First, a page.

Responding to the dimensions of beauty, music, and art

There should be a rousing worldwide response to the commentary on skin-deep beauty [Skin-deep beauty -- is the cost too high? Feb. 25]. It is sad that the cosmetic approach still persists, and ``You've come a long way, baby,'' with gilded lashes and frosty lips, conveys the wrong image. O. Henry's famed ``Trimmed Lamp'' portrays the basic truth that you can't tell a book by its cover, and having the ``right stuff'' in thought and deed is often better than the trimmed exterior. Even Shakespeare in the lines ``My salad days,/ When I was green in judgment,'' leading into ``Age cannot wither her, nor custom stale/ Her infinite variety,'' puts attractiveness and charm on something besides the ``you're a living doll'' syndrome. Alice Jean Small Monterey, Calif.

It was heartening to see the feature article on Bach's tercentenary on Feb. 21 [``Bach: after 300 years, the legend lives on'']. It is unfortunate, however, that such a negative portrait of J. S. Bach's personal life was presented in the opening paragraphs. Men of genius have often had difficulties with their superiors as well as their inferiors, but aside from a few youthful indiscretions, Bach dealt reasonably and predictably with those he worked with. In standing up to the autocratic Duke of Weimar, who had proven himself less than honorable in his own treatment of Bach, Bach showed more courage than offensiveness. The same was true in Bach's relationship with the insensitive authorities in Leipzig. The Leipzig position, by the way, might be called a ``low-paying church job,'' considering its great responsibilities, but it was a prestigious position and one which offered Bach the opportunity to realize more potential than in any of his previous positions. His other church jobs (Arnstadt and M"uhlhausen) were good-paying jobs considering the level of Bach's experience when he secured them. His subsequent court appointments (Weimar and K"othen) were excellent-paying positions with excellent working conditions, and he came into them normally and honestly. The progress of his career could hardly be said to be the result of ``ruthless'' calculation. He had an ambition to see his great talent appreciated as much as posssible, but Bach was more modest than most men with gifts of such dimension. He regularly inscribed his manuscripts with Jesu Juva (Jesus help) and/or Deo Soli Gloria (To God alone be the glory).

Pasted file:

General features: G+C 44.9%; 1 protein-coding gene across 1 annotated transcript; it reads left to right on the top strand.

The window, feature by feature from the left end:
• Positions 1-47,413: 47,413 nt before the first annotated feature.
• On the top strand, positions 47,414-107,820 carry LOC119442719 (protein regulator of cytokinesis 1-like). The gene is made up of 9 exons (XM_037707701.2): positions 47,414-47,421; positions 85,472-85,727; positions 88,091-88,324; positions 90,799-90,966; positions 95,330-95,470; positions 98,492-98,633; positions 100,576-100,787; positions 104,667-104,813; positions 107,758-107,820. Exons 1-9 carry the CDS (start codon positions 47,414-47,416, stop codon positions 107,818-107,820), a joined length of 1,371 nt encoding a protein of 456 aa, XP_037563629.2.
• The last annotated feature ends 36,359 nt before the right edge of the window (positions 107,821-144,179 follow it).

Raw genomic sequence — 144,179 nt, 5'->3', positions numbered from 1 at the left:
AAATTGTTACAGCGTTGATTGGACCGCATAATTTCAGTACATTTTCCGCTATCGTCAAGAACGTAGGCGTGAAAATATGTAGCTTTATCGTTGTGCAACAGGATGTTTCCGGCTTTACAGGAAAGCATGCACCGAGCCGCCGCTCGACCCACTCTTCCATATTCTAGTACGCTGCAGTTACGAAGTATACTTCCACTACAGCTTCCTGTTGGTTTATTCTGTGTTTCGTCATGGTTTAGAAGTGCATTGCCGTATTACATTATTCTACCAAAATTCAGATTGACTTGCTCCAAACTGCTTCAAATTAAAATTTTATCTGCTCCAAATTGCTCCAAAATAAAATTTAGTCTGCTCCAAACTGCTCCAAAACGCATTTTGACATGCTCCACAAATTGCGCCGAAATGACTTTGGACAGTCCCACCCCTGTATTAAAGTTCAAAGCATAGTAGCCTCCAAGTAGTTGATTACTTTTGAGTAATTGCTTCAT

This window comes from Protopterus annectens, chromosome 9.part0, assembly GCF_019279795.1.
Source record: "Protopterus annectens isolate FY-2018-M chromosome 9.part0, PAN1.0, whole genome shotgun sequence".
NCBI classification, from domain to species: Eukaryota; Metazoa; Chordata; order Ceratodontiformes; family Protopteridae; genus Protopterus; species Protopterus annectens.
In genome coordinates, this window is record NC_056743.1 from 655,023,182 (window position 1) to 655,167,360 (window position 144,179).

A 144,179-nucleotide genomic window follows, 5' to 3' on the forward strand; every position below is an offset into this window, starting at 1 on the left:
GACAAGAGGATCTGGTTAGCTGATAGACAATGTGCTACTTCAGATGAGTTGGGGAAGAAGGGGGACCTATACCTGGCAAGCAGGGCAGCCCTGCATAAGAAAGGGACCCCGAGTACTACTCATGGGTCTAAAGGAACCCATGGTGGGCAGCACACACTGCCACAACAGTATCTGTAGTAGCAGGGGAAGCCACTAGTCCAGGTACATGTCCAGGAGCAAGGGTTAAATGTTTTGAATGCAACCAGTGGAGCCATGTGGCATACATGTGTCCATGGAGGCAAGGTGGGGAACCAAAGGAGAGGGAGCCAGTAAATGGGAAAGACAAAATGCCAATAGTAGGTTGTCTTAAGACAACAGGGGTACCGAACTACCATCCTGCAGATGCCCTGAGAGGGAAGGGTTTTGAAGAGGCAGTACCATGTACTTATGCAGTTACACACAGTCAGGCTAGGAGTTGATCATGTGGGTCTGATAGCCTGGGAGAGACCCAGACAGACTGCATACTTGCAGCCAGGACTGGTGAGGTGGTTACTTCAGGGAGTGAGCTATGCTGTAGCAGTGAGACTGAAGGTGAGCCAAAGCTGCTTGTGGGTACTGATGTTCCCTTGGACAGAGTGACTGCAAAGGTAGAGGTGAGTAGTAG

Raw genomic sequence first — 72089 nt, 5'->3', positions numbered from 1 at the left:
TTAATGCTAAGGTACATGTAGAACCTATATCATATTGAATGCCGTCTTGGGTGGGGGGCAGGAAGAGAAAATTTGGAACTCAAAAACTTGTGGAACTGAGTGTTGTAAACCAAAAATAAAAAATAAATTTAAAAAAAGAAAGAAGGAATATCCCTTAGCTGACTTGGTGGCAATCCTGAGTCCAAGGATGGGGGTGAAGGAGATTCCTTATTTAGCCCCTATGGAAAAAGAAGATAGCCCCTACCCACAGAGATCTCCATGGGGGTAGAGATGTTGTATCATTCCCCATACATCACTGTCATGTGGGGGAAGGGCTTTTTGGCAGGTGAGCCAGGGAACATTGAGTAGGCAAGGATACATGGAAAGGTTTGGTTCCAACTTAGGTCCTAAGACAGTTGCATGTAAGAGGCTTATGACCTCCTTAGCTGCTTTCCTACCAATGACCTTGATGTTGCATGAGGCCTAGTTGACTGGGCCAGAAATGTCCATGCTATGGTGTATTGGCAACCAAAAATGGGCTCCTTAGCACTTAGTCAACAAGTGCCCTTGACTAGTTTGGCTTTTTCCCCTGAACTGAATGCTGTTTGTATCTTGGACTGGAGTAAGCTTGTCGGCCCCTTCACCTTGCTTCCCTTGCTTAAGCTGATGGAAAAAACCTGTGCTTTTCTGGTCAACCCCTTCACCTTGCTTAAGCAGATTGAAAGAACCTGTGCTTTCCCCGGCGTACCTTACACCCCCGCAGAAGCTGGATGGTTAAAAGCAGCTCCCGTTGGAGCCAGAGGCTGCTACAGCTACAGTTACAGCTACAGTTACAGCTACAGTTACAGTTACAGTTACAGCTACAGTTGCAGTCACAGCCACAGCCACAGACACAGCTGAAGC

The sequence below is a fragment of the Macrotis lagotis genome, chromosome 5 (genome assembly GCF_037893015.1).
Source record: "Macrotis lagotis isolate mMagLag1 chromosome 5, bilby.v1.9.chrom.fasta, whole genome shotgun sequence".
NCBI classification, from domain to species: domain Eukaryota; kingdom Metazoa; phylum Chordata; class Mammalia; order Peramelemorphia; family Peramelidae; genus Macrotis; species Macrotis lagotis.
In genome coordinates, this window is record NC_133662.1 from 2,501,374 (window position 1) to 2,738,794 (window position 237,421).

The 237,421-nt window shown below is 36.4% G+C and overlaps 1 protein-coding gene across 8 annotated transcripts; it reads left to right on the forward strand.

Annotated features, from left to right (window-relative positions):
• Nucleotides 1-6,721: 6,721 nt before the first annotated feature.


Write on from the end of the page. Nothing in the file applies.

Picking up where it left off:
It should be said to his credit that family problems were minor. There is no record of his being ill to the point of taking off work, canceling a concert, or hiring a substitute. His domestic affairs were content. Although he fathered 20 children (not 23 as the article said), this was not remarkable in a culture where couples expected to have as many children as possible. In any case his family was the result of two marriages (his first wife died). Donald Spies, associate professor Ripon College, Ripon, Wis.

There is more to the ``Fourth Dimension'' (March 5) than meets the eye. Not discussed in Scott Armstrong's article was the artistic perspective. Numerous artists have concerned themselves with the fourth dimension. Author Linda Henderson describes this in her book, ``The Fourth Dimension and Modern Art.'' In conjunction with the Brown conference [mentioned in the story], the Woods-Gerry Gallery of the Rhode Island School of Design had an exhibition of contemporary fourth-dimensional art. The catalog of the show, entitled ``Hypergraphics,'' pictures 16 of the 35 pieces. In the way that we can ``know'' such unrealities as circles, we can also ``know'' such unreal four-dimensional objects as the hypercube. But space does not permit me such an explanation. There is no flat land here! John H. Bell Providence, R.I.

An article about Antarctica by Louis Wiznitzer [``Small nations protest bigger-power claims to Antarctica's riches''] Nov. 19 stated that: ``Peru will soon be the first nonconsultative treaty member to give up its position in order to register its dissatisfaction with the lack of access the nonconsultative treaty parties have to the decisionmaking process.''

This statement is unfounded, owing to the fact that Peru has been taking decisive steps to become a full member of the treaty. On July 11, 1983, the Peruvian government created the National Commission for Antarctic Affairs with the purpose of preparing and developing the studies which will enable Peru to become a full member of the treaty.

As part of this effort during the past few years, Peru has been sending experts and scientists with expeditions from other countries to provide them with the necessary experience so as to enable Peru to send its own expedition to Antarctica in a not too distant future. You will understand, therefore, why the quoted paragraph does not agree with Peru's policy in this matter. Luis Marchand, ambassador Embassy of Peru, Washington

Letters are welcome. Only a selection can be published and none individually acknowledged. All are subject to condensation. Please address letters to ``readers write.''

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